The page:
If you have shopped at Walmart, Macy or JC Penny in the US, chances are that the bed linen you bought were manufactured at the Rs 2,200-crore Indian textile major Indo Count's Kagal plant at Kolhapur in Maharashtra.
The manufacturing unit, which churns out 68 million metres of bed linen per year, ships over 90 per cent of those to retailers, big and small, across the US. "For every Black Friday sale, for instance, we ship 530,000 bedsheets to a large US retailer that are invariably sold in just two hours. We are one of the preferred suppliers of the retailer," says Anil Kumar Jain, the 63-year-old Executive Chairman of Indo Count. He started off as a cotton yarn manufacturer in 1991 after getting ousted from his family's beer business when the extended family parted ways.
Almost 49 per cent of the bed linen of the $4.5-billion retail bed linen market in the US is imported from India. Out of that, 17 per cent of the bed linen are manufactured by Indo Count, claims Jain. The rest are by Welspun and Bombay Dyeing, among others.
Jain says that Indo Count is the most sought after supplier in the export market not just because of the impeccable quality it offers, but it also has a lot to do with his cotton yarn background. "Since the organisation came from a spinning background, most of our innovation started at the grassroot level. While our competitors were doing backward integration, we moved forward. Whenever we met customers, we were able to show differentiated products."
"We develop 18-20 products every year. We do a lot of consumer research studies, we interview our customers and then our product development team comes up with a tailor-made solution. Because of this, we have been able to grow the business faster than competition," says Mohit, Jain's son and the Managing Director of Indo Count, adding that despite being a company that manufactures for other brands, they have always approached it as a consumer-facing business, rather than having a purely manufacturing mindset. In fact, earlier this year, the company set up a 9,200 sq.ft experiential store at New York just to get their customers to touch and feel the array of products on offer.
Getting into creating their brands has been a natural progression for a company that has always been consumer-focused, says Jain. In March this year Indo Count launched three brands, all in the fashion and utility bedding spaces, under the brand names Boutique Living, Revival and Pure. From anti-microbial and aloe vera-treated bedsheets that promise to reduce stress levels to temperature control sheets and mattress covers and liners, the Indo Count brands offer everything that a high-end homemaker in the US would aspire for. The company has also launched licensed UK-based home furnishing and wallpaper brands such as Harlequin, Sanderson and Scion. The Indo Count brands are available across 1,000 stores in the US and, come March 2017, they would be entering other European markets.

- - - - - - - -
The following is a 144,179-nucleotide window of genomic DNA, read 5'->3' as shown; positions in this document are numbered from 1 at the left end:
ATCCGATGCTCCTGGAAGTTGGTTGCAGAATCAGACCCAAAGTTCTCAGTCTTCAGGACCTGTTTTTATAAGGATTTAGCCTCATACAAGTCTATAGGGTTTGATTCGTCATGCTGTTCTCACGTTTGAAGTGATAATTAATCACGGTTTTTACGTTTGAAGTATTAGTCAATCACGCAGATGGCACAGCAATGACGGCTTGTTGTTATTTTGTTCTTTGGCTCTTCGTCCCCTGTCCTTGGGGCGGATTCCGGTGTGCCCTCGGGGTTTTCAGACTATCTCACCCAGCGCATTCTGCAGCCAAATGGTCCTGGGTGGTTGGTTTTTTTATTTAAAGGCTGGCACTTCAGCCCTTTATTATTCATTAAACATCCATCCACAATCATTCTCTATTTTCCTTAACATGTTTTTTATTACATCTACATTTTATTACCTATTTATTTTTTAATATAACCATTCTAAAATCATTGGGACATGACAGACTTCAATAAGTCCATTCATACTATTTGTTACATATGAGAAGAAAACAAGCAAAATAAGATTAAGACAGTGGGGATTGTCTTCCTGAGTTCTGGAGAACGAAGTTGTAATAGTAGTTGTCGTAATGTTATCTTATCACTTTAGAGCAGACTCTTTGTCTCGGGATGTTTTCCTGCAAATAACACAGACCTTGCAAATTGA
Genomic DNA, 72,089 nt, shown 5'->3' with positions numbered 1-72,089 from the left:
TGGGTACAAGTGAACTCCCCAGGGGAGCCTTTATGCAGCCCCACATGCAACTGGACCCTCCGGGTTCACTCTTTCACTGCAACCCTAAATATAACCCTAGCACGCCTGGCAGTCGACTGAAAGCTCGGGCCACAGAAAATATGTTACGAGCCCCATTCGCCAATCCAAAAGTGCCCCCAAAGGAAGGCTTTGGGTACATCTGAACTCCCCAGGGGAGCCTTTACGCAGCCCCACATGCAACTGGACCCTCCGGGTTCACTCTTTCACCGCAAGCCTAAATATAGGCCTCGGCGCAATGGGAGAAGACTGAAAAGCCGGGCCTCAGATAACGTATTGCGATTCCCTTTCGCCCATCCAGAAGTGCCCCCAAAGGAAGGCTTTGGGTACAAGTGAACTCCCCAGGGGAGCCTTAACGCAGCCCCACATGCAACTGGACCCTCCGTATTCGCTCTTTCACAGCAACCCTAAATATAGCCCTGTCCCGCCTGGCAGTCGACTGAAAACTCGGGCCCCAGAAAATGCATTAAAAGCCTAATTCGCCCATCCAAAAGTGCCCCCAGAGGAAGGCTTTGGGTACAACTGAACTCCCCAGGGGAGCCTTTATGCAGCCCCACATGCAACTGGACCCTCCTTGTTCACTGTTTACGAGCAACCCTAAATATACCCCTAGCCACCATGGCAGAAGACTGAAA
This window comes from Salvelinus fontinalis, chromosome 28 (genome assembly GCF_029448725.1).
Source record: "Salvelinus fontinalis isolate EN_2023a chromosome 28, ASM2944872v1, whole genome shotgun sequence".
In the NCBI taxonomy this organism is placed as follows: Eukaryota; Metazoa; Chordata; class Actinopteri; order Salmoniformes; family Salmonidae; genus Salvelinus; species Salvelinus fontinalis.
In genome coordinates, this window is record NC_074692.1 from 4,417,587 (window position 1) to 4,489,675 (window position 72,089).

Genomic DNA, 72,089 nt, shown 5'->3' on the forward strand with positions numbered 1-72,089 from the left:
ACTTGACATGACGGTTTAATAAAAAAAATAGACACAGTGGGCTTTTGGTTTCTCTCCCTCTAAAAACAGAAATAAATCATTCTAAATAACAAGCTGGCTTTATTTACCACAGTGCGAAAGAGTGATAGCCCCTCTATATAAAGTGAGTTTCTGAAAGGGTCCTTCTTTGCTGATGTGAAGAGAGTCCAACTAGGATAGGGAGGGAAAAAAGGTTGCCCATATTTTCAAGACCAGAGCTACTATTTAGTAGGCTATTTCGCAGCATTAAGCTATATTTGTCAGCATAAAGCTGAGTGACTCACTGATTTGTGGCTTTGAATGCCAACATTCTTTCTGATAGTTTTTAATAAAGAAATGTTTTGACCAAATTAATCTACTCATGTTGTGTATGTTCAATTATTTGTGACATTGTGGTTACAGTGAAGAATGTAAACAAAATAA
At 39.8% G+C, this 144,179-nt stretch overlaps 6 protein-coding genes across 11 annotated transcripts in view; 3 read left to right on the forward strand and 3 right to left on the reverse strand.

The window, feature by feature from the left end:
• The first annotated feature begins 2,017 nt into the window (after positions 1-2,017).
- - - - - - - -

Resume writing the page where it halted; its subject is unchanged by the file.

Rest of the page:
Before launching its own brands, the company did what it is best at - it forayed into the $10-billion fashion, utility and institutional bedding market in the US. This enabled them to get an idea of what the consumer needs were, says Jain. The company caters to the bedding needs of over 35 hotels in the US, and the fashion and institution segment is already contributing 10 per cent of the companys revenues. "The fashion bedding market in the US is $10 billion, out of which only 7 per cent of the imports happen from India. Therefore, we see it as a huge growth opportunity," explains Jain, who expects this segment along with his branded business to contribute close to 35 per cent to his overall revenue over the next three to four years.
The company has also launched Boutique Living in India this October. In the domestic market, the company has chosen to play only in the premium segment. The pricing of the brand is between Rs 3,000 and Rs 8,000. The domestic home textiles market, according to Jain, is a Rs 40,000-crore market, out of which organised segment comprises just 10 per cent. But then, will a high-end home textile brand be able to sustain, especially when there is such a huge unorganised market? Jain is confident that it will work. "We need to prove to the end consumer that what he or she is buying is good value for money. This may take time, but it will work."
In the past three years, Indo Count has had a good run. The company's market cap has grown 87.3 per cent in the past one year, surging by Rs 1,700 crore. However, the success run came after years of pain.
Even though Jain had managed to become a debt-free company by 2004 and had leveraged his balance sheet to borrow and forward integrate, after he got into bed linen manufacturing in 2007, his company faced a Rs 150-crore derivative loss. "We were into CDR. However, we knew that we were not driving a cash loss. The losses were there only because of derivative and forward cover. So that gave us a lot of confidence."
Considering his debt-free past, Jain says that banks were willing to bet on him. "We were to come out of CDR in 2018, but we came out in 2015. Year after year our EBITDA percentage was increasing, which gave bankers confidence in us."
In fact, Union Bank of India Chairman and Managing Director, Arun Tiwari, says the grit and determination with which Jain handled the derivative crisis, made sure that his customers did not face the brunt of it and brought to the fore his leadership qualities. "There is hardly any company that comes out of CDR and does much better. Indo Count has not only paid off all the dues, but has also been doing exceedingly well."
With the branded business taking off, the company is well into the next phase of growth. Jain has set himself a revenue growth target of 15-18 per cent, year-on-year. Come December, the company plans to increase its capacity to 90 million metres per year.